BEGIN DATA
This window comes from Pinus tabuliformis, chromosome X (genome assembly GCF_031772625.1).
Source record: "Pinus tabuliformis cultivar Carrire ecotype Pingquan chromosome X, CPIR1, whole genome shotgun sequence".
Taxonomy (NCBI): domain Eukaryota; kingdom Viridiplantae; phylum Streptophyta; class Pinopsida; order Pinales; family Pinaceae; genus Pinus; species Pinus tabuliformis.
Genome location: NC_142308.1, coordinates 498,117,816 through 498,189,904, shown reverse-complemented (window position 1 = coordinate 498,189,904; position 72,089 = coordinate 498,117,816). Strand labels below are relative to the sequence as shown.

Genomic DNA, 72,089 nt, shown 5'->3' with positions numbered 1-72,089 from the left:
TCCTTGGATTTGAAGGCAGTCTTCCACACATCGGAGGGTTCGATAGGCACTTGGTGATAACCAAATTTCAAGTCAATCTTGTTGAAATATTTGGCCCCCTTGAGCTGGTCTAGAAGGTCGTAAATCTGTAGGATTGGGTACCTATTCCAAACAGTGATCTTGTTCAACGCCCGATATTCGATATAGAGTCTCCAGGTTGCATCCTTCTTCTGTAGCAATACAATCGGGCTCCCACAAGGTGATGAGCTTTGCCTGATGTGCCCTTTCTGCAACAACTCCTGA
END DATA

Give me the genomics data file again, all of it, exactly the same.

This window comes from Pinus tabuliformis, chromosome X (genome assembly GCF_031772625.1).
Source record: "Pinus tabuliformis cultivar Carrire ecotype Pingquan chromosome X, CPIR1, whole genome shotgun sequence".
Taxonomy (NCBI): domain Eukaryota; kingdom Viridiplantae; phylum Streptophyta; class Pinopsida; order Pinales; family Pinaceae; genus Pinus; species Pinus tabuliformis.
Genome location: NC_142308.1, coordinates 498,117,816 through 498,189,904, shown reverse-complemented (window position 1 = coordinate 498,189,904; position 72,089 = coordinate 498,117,816). Strand labels below are relative to the sequence as shown.

Genomic DNA, 72,089 nt, shown 5'->3' with positions numbered 1-72,089 from the left:
TCCTTGGATTTGAAGGCAGTCTTCCACACATCGGAGGGTTCGATAGGCACTTGGTGATAACCAAATTTCAAGTCAATCTTGTTGAAATATTTGGCCCCCTTGAGCTGGTCTAGAAGGTCGTAAATCTGTAGGATTGGGTACCTATTCCAAACAGTGATCTTGTTCAACGCCCGATATTCGATATAGAGTCTCCAGGTTGCATCCTTCTTCTGTAGCAATACAATCGGGCTCCCACAAGGTGATGAGCTTTGCCTGATGTGCCCTTTCTGCAACAACTCCTGA